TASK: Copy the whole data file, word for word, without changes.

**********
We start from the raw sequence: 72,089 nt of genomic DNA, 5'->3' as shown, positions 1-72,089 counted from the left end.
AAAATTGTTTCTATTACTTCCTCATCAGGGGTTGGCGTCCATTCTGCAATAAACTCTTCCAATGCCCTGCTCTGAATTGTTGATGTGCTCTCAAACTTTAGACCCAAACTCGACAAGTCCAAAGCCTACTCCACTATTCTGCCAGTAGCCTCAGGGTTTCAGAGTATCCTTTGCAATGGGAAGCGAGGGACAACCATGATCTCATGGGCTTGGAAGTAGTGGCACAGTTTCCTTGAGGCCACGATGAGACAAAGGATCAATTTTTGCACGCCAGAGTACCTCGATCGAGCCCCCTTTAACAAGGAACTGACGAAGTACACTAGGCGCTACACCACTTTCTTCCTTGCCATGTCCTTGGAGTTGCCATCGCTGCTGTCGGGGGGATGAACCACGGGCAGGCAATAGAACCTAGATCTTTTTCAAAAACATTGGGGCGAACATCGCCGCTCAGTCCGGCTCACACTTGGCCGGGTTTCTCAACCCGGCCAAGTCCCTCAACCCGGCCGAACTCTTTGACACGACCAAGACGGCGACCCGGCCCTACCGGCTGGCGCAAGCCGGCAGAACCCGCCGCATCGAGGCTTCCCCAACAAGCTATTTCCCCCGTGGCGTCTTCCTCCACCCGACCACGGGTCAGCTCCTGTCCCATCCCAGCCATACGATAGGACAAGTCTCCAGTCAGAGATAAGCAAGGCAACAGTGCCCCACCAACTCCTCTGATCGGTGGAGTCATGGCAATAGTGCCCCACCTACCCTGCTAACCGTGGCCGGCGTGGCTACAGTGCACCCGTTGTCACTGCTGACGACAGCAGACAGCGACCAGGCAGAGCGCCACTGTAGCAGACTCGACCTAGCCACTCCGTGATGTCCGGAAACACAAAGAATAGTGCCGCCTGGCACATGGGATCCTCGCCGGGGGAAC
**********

We start from the raw sequence: 72,089 nt of genomic DNA, 5'->3' as shown, positions 1-72,089 counted from the left end.
AAAATTGTTTCTATTACTTCCTCATCAGGGGTTGGCGTCCATTCTGCAATAAACTCTTCCAATGCCCTGCTCTGAATTGTTGATGTGCTCTCAAACTTTAGACCCAAACTCGACAAGTCCAAAGCCTACTCCACTATTCTGCCAGTAGCCTCAGGGTTTCAGAGTATCCTTTGCAATGGGAAGCGAGGGACAACCATGATCTCATGGGCTTGGAAGTAGTGGCACAGTTTCCTTGAGGCCACGATGAGACAAAGGATCAATTTTTGCACGCCAGAGTACCTCGATCGAGCCCCCTTTAACAAGGAACTGACGAAGTACACTAGGCGCTACACCACTTTCTTCCTTGCCATGTCCTTGGAGTTGCCATCGCTGCTGTCGGGGGGATGAACCACGGGCAGGCAATAGAACCTAGATCTTTTTCAAAAACATTGGGGCGAACATCGCCGCTCAGTCCGGCTCACACTTGGCCGGGTTTCTCAACCCGGCCAAGTCCCTCAACCCGGCCGAACTCTTTGACACGACCAAGACGGCGACCCGGCCCTACCGGCTGGCGCAAGCCGGCAGAACCCGCCGCATCGAGGCTTCCCCAACAAGCTATTTCCCCCGTGGCGTCTTCCTCCACCCGACCACGGGTCAGCTCCTGTCCCATCCCAGCCATACGATAGGACAAGTCTCCAGTCAGAGATAAGCAAGGCAACAGTGCCCCACCAACTCCTCTGATCGGTGGAGTCATGGCAATAGTGCCCCACCTACCCTGCTAACCGTGGCCGGCGTGGCTACAGTGCACCCGTTGTCACTGCTGACGACAGCAGACAGCGACCAGGCAGAGCGCCACTGTAGCAGACTCGACCTAGCCACTCCGTGATGTCCGGAAACACAAAGAATAGTGCCGCCTGGCACATGGGATCCTCGCCGGGGGAAC